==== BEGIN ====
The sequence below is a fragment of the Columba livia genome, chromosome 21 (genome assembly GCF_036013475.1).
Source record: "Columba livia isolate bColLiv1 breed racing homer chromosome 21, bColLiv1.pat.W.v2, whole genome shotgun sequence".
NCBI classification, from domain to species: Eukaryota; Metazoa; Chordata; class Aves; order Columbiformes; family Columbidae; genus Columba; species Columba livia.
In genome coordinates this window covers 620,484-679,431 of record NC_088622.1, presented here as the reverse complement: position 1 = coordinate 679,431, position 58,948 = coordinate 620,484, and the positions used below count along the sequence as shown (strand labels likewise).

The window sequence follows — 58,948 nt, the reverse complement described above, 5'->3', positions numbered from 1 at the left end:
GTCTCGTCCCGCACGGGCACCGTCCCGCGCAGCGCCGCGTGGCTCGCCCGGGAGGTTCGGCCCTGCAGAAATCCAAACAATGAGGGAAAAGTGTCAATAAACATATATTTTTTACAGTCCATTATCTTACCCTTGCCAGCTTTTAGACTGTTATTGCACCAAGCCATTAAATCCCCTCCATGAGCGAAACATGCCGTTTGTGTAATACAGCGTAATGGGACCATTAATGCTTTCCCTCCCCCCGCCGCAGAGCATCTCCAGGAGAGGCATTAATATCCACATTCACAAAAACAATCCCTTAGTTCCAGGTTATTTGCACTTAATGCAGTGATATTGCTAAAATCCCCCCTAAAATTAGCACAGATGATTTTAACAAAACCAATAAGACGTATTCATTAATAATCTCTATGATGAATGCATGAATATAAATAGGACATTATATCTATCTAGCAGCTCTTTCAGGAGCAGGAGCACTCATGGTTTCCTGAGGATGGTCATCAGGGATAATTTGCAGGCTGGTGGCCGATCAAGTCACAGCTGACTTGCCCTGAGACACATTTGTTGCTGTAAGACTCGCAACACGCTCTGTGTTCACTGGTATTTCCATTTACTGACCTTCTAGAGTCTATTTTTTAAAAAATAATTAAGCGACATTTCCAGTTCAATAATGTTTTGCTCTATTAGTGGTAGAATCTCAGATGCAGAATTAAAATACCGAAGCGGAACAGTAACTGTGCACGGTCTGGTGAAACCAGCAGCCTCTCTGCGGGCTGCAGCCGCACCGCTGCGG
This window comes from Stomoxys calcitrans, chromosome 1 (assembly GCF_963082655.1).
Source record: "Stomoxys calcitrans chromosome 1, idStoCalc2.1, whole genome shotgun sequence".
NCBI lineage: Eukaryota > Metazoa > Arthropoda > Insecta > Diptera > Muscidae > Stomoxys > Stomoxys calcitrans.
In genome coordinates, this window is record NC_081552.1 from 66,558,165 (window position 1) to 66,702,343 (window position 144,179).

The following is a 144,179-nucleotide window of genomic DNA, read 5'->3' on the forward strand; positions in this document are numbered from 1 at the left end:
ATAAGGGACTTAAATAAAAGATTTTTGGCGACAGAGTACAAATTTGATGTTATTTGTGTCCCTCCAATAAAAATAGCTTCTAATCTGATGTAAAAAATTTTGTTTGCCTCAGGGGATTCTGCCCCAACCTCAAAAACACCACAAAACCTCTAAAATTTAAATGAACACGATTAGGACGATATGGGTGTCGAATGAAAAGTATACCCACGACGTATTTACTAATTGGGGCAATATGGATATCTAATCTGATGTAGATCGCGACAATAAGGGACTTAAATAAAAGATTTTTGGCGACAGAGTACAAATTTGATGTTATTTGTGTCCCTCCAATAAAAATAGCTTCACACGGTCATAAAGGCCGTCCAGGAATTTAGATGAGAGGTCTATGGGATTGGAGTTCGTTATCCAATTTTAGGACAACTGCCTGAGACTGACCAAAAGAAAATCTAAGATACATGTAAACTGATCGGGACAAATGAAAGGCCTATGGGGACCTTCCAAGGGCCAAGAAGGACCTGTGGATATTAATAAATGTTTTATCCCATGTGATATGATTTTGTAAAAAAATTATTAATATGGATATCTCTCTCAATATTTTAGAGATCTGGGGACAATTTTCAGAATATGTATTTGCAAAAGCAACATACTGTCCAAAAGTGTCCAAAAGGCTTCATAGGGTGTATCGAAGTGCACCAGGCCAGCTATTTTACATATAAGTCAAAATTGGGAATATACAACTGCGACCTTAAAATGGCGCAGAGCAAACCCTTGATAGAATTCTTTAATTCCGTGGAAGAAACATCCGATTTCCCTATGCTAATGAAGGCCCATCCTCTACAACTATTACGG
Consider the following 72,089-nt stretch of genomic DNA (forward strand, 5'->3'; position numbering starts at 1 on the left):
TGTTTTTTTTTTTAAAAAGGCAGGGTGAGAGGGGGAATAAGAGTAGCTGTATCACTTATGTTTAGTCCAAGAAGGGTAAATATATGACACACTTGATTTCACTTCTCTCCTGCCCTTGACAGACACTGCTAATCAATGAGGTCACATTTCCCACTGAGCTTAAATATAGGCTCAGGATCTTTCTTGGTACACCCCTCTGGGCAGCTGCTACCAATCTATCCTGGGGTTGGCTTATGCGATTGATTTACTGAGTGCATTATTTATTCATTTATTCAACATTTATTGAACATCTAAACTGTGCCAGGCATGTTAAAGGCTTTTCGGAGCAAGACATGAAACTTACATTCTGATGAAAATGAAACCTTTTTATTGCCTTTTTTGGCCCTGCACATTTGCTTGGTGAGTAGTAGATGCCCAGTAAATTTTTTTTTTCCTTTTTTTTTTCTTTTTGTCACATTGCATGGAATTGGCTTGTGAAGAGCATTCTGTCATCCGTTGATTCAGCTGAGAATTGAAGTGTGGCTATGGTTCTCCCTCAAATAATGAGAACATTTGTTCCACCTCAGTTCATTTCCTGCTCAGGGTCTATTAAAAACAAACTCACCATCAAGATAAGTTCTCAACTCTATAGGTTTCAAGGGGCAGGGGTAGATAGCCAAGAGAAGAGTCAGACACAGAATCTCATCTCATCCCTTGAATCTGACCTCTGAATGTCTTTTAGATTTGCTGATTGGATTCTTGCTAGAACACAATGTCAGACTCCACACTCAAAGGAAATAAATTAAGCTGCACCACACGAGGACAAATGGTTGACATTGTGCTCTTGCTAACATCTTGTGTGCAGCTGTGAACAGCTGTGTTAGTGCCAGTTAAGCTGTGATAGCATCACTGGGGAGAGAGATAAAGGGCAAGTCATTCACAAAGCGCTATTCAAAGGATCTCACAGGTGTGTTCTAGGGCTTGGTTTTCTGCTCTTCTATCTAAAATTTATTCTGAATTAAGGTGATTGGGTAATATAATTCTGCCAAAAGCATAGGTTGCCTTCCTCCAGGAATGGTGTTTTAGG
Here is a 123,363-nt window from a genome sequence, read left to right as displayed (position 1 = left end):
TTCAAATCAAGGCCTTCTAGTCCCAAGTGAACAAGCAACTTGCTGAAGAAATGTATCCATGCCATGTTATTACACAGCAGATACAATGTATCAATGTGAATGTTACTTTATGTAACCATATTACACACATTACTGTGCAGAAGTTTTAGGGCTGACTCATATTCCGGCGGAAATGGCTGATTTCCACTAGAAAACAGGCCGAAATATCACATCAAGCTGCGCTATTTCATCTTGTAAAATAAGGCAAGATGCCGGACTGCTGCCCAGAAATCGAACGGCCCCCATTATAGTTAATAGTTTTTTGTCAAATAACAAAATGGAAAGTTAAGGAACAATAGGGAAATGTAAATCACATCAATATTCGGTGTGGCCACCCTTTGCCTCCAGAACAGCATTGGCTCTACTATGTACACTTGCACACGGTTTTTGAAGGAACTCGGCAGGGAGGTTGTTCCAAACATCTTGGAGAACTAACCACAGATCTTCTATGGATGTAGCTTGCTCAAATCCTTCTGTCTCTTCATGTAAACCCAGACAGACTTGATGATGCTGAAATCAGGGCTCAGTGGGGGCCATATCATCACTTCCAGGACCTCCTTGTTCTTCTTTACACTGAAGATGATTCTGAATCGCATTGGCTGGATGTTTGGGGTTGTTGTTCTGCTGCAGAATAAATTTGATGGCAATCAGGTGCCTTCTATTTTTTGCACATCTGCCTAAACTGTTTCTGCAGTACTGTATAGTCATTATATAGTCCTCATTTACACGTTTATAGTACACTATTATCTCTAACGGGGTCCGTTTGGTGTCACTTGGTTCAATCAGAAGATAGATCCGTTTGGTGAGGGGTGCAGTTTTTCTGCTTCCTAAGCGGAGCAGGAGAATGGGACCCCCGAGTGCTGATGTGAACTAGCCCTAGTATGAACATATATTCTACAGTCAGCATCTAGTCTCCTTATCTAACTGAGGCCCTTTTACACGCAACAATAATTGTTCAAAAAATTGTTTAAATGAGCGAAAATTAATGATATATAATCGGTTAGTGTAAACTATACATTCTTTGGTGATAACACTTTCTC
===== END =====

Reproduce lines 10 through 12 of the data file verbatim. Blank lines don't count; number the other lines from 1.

In genome coordinates, this window is record NC_081552.1 from 66,558,165 (window position 1) to 66,702,343 (window position 144,179).

The following is a 144,179-nucleotide window of genomic DNA, read 5'->3' on the forward strand; positions in this document are numbered from 1 at the left end:
ATAAGGGACTTAAATAAAAGATTTTTGGCGACAGAGTACAAATTTGATGTTATTTGTGTCCCTCCAATAAAAATAGCTTCTAATCTGATGTAAAAAATTTTGTTTGCCTCAGGGGATTCTGCCCCAACCTCAAAAACACCACAAAACCTCTAAAATTTAAATGAACACGATTAGGACGATATGGGTGTCGAATGAAAAGTATACCCACGACGTATTTACTAATTGGGGCAATATGGATATCTAATCTGATGTAGATCGCGACAATAAGGGACTTAAATAAAAGATTTTTGGCGACAGAGTACAAATTTGATGTTATTTGTGTCCCTCCAATAAAAATAGCTTCACACGGTCATAAAGGCCGTCCAGGAATTTAGATGAGAGGTCTATGGGATTGGAGTTCGTTATCCAATTTTAGGACAACTGCCTGAGACTGACCAAAAGAAAATCTAAGATACATGTAAACTGATCGGGACAAATGAAAGGCCTATGGGGACCTTCCAAGGGCCAAGAAGGACCTGTGGATATTAATAAATGTTTTATCCCATGTGATATGATTTTGTAAAAAAATTATTAATATGGATATCTCTCTCAATATTTTAGAGATCTGGGGACAATTTTCAGAATATGTATTTGCAAAAGCAACATACTGTCCAAAAGTGTCCAAAAGGCTTCATAGGGTGTATCGAAGTGCACCAGGCCAGCTATTTTACATATAAGTCAAAATTGGGAATATACAACTGCGACCTTAAAATGGCGCAGAGCAAACCCTTGATAGAATTCTTTAATTCCGTGGAAGAAACATCCGATTTCCCTATGCTAATGAAGGCCCATCCTCTACAACTATTACGG